CIH Scotland submits evidence on new Social Security Bill
CIH Scotland has welcomed the Scottish Government’s focus on creating a new social security system based on human rights, dignity and respect but has raised concerns about how the principles will be applied and measured.
In its submission to the social security committee’s call for evidence on the Social Security (Scotland) Bill, which was published in June, CIH Scotland said the devolution of social security powers “presents an opportunity for the Scottish Government to shape a system that better meets the needs and aspirations of the people of Scotland”.
But the housing body has also highlighted some concerns about how the performance of the new social security system will be monitored and reported on.
One of its reservations concerned the government’s plans to put most of the rules about the new benefits in regulations rather than in the Social Security Bill itself.
While CIH Scotland describes the move as “a sound objective”, it proposes that consideration should be given to the introduction of an independent body equivalent to the Social Security Advisory Committee (SSAC) for Scotland. Such a body, it argues, could advise on the content of regulations, which in many cases will require specific technical expertise, and help to ensure impartial and transparent review of and reporting on the operation of the new social security system as a whole.
The submission states: “It will be important to ensure that the expertise of those who work directly with the current system (such as welfare rights advisors) is taken into account during the drafting of the regulations as well as the experiences of service users. Frontline workers will be able to advise on aspects of the current system that could be improved and the how the new regulations are likely to work in practice and alongside reserved benefits.”
Welcoming the Scottish Government’s principles-based approach to social security, CIH Scotland said it hopes this will mark “the start of a culture change in Scotland and a move away from the negative rhetoric which has come to be associated with the UK welfare system in recent years”.
Despite this, CIH Scotland said it is unsure how the general principles will be interpreted, how they will be applied within the new system and how performance against these principles will be measured.
The submission states: “It is not clear how subjective terms such as ‘dignity’ and ‘respect’ will be measured, who will be responsible for ensuring that the principles are adhered to (Scottish Ministers, the new Social Security Agency or agency staff) and what the consequences will be of failing to meet them. Similarly, principle 7 states that the new system should be ‘efficient’. This could be interpreted as needing to drive down the cost of delivery or, on the other hand, needing to provide a quick and accessible service for members of the public. The intentions of the principles need to be clarified.”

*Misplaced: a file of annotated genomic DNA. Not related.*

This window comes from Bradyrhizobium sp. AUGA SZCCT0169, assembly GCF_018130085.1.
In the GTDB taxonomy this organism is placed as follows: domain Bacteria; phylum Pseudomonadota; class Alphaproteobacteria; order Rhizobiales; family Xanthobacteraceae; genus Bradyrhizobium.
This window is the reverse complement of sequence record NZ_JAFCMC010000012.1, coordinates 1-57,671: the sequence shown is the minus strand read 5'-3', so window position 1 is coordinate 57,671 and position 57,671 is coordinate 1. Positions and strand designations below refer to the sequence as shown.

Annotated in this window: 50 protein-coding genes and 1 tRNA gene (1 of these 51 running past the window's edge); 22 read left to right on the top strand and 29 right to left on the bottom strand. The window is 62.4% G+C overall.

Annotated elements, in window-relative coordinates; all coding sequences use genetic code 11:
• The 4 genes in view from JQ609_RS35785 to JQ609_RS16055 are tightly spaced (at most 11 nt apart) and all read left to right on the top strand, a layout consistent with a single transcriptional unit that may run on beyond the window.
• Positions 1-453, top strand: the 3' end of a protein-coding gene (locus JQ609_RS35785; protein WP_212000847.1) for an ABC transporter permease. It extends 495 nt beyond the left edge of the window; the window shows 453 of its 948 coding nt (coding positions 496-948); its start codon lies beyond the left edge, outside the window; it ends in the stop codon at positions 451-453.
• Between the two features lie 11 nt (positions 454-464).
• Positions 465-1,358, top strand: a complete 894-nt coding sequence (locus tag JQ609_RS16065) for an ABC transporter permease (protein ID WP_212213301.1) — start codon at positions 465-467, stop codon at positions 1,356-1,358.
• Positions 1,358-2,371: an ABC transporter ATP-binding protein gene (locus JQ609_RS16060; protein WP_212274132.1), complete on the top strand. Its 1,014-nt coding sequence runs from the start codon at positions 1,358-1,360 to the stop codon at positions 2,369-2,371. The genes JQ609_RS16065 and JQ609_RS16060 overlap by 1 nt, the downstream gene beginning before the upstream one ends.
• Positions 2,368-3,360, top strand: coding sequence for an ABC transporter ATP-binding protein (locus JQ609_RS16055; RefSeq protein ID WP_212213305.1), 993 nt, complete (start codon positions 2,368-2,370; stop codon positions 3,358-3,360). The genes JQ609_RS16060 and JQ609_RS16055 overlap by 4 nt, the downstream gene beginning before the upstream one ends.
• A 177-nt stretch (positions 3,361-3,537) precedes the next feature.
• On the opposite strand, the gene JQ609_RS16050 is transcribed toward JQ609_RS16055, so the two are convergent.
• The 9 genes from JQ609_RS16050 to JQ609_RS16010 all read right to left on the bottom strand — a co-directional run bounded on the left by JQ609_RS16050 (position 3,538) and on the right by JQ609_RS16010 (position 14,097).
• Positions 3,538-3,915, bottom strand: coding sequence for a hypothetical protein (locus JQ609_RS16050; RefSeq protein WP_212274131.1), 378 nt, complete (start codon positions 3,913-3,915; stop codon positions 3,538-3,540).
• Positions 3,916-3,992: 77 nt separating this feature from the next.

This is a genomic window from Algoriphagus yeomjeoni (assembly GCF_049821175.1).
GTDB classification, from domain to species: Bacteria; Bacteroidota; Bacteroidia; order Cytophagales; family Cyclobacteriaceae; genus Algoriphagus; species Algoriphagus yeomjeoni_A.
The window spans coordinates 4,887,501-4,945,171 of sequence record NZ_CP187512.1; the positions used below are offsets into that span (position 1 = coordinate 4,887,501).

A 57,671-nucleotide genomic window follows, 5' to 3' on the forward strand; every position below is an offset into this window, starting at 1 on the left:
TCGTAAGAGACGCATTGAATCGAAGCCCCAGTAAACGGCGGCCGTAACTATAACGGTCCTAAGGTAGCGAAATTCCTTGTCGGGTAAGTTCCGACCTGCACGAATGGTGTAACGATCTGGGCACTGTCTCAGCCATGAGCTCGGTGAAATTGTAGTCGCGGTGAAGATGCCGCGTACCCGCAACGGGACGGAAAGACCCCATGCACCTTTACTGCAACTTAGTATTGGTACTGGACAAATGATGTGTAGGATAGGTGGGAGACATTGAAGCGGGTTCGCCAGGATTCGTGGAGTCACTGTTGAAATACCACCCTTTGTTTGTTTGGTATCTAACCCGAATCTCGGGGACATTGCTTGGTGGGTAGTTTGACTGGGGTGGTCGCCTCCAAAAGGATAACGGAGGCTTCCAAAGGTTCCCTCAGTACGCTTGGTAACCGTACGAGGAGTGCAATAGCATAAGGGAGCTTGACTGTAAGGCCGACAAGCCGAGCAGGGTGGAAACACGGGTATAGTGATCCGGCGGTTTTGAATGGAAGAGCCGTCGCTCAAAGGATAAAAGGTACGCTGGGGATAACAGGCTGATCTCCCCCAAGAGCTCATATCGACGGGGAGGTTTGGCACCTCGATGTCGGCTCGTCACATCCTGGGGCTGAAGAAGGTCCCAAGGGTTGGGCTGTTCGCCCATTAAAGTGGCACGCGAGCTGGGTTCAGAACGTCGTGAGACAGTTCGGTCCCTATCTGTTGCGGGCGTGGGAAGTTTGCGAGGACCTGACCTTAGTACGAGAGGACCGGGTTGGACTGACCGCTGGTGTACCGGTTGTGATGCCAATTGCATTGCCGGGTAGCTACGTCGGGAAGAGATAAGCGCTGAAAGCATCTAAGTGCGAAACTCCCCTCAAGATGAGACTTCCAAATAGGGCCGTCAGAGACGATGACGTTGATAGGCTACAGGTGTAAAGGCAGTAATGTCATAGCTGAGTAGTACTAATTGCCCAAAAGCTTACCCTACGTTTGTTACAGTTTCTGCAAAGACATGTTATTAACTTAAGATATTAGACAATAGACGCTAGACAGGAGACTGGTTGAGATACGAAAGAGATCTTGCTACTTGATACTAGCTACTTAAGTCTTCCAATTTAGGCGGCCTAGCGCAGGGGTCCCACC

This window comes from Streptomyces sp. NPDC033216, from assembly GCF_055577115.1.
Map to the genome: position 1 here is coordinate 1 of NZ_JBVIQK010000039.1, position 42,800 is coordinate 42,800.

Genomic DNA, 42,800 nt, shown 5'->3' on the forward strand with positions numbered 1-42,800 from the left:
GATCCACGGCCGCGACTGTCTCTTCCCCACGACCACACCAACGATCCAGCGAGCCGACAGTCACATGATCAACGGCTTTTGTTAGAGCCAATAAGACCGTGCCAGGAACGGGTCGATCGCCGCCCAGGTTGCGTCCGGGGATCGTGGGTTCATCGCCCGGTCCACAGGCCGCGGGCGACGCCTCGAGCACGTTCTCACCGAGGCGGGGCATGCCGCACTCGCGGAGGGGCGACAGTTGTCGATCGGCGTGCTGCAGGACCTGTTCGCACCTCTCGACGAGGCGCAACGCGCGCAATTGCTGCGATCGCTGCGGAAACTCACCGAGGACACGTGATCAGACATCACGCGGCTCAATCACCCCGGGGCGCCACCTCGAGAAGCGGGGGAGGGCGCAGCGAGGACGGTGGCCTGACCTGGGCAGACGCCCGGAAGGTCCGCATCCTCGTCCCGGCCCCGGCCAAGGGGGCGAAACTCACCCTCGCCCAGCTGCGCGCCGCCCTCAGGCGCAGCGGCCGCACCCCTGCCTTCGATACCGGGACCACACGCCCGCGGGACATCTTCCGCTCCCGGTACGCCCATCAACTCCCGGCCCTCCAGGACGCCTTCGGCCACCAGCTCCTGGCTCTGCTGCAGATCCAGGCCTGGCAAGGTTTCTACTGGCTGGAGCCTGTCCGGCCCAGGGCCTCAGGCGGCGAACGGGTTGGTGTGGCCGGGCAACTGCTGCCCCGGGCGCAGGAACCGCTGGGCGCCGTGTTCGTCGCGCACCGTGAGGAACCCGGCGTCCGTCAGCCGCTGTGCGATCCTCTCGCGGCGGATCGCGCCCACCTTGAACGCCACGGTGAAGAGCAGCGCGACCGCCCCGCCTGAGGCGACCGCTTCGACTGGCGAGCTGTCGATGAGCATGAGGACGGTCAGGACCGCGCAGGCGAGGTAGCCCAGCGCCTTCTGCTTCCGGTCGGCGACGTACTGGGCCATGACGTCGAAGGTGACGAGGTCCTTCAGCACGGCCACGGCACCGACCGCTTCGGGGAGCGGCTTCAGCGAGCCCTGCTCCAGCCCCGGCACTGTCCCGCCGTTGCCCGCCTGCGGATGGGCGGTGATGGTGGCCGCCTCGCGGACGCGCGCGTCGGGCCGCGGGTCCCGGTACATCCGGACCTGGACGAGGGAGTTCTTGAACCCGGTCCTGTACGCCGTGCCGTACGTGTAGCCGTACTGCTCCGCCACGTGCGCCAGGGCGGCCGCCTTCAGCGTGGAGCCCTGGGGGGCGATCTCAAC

It added: “Principle 5 states that the new system will be based on evidence. We welcome this approach but again, it is not clear what evidence it will be based on, who will be responsible for collating the evidence or testing the effectiveness of the system.”
CIH Scotland policy and practice manager, Ashley Campbell, told Scottish Housing News: “CIH Scotland supports the Scottish Government’s focus on creating a social security system based on human rights, dignity and respect. At the same time, these are subjective terms and more clarity is needed on how the performance of the new Scottish social security system will be measured against these criteria, who will be responsible for ensuring compliance and the consequences of failing to meet them.
“The Scottish Government intends to put most rules about those social security benefits being devolved into separate regulations rather than in the new Social Security Bill itself. We understand that this is intended to simplify the system and make future revision easier if this is needed. While we support this objective, we retain some concerns about the drafting and scrutiny of these regulations. To ensure proper independent scrutiny, we have suggested the creation of a Scottish Social Security Advisory Committee similar to the one which already exists at a UK level.”
Notes to Editors
1. The Chartered Institute of Housing (CIH) is the independent voice for housing and the home of professional standards. Our goal is simple – to provide housing professionals with the advice, support and knowledge they need to be brilliant. CIH is a registered charity and not-for-profit organisation. This means that the money we make is put back into the organisation and funds the activities we carry out to support the housing sector. We have a diverse membership of people who work in both the public and private sectors, in 20 countries on five continents across the world. Further information is available at www.cih.org
2. A copy of the submission can be downloaded here
3. For more information, please contact Alex Bruce, Director, Orbit Communications at email@example.com